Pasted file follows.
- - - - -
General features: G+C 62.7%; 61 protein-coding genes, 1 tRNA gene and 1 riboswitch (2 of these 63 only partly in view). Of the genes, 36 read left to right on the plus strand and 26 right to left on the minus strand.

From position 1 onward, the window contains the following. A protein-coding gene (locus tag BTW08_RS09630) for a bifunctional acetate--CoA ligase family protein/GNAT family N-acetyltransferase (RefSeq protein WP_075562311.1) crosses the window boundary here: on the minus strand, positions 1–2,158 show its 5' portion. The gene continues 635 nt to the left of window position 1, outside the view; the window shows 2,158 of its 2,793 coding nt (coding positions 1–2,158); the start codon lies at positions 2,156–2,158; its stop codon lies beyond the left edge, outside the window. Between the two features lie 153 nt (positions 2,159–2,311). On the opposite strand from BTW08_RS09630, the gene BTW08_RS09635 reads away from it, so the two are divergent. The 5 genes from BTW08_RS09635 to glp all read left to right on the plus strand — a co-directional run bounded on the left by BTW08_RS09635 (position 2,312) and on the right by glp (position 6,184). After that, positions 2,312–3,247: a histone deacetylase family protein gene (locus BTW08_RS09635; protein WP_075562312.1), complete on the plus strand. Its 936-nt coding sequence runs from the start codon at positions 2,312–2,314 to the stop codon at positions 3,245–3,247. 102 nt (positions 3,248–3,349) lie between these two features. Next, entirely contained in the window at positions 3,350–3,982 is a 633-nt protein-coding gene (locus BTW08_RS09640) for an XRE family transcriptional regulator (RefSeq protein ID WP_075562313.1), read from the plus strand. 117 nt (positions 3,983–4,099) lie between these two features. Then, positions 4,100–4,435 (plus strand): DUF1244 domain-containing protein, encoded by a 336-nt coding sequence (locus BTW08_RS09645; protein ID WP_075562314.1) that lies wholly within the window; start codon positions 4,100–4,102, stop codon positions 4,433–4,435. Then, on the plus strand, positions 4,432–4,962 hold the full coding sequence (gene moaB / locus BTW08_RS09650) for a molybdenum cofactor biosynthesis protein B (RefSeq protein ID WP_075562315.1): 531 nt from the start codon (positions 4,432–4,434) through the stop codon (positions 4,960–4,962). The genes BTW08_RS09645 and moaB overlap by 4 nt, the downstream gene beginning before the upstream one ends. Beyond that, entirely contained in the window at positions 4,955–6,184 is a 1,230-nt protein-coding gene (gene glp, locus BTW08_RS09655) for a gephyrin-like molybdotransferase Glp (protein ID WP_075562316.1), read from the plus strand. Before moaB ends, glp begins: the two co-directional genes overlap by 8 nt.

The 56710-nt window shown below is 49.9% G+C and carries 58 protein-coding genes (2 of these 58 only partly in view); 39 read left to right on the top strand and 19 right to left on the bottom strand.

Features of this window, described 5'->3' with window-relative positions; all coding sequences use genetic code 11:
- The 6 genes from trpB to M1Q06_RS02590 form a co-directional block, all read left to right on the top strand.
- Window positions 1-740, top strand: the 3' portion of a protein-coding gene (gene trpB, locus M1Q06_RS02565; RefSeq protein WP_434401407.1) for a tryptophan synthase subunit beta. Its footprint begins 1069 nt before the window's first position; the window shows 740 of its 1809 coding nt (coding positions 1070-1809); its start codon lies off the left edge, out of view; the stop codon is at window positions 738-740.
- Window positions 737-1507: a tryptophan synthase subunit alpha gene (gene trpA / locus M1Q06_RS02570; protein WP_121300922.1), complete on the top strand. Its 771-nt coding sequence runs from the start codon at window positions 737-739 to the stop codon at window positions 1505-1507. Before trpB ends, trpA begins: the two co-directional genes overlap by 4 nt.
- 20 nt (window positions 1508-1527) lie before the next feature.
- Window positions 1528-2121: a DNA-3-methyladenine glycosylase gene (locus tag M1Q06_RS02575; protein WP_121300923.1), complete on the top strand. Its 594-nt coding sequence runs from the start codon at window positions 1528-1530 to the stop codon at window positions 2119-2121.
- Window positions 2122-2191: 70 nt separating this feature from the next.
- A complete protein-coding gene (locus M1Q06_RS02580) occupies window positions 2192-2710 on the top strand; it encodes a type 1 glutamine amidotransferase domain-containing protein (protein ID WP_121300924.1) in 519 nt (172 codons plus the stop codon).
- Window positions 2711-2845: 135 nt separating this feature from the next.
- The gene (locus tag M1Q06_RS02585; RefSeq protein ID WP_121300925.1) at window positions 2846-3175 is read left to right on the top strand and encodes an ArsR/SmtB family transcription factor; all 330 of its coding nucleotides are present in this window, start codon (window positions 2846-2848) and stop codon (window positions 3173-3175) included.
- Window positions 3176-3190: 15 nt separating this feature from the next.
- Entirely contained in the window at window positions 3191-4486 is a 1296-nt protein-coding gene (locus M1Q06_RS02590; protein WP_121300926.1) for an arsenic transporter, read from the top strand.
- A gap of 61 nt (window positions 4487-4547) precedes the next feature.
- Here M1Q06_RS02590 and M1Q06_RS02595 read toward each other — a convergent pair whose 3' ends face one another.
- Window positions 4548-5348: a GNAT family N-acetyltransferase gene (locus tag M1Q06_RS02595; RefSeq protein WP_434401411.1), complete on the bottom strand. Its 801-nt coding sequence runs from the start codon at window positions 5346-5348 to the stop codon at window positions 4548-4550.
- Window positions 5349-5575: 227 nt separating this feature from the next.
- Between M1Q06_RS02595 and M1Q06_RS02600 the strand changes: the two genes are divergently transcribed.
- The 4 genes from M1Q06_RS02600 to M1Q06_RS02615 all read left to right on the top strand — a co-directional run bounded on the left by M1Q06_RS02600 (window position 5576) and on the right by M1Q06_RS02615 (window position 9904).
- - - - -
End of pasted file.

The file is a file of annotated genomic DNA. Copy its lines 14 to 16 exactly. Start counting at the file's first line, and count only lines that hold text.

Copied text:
- Window positions 3176-3190: 15 nt separating this feature from the next.
- Entirely contained in the window at window positions 3191-4486 is a 1296-nt protein-coding gene (locus M1Q06_RS02590; protein WP_121300926.1) for an arsenic transporter, read from the top strand.
- A gap of 61 nt (window positions 4487-4547) precedes the next feature.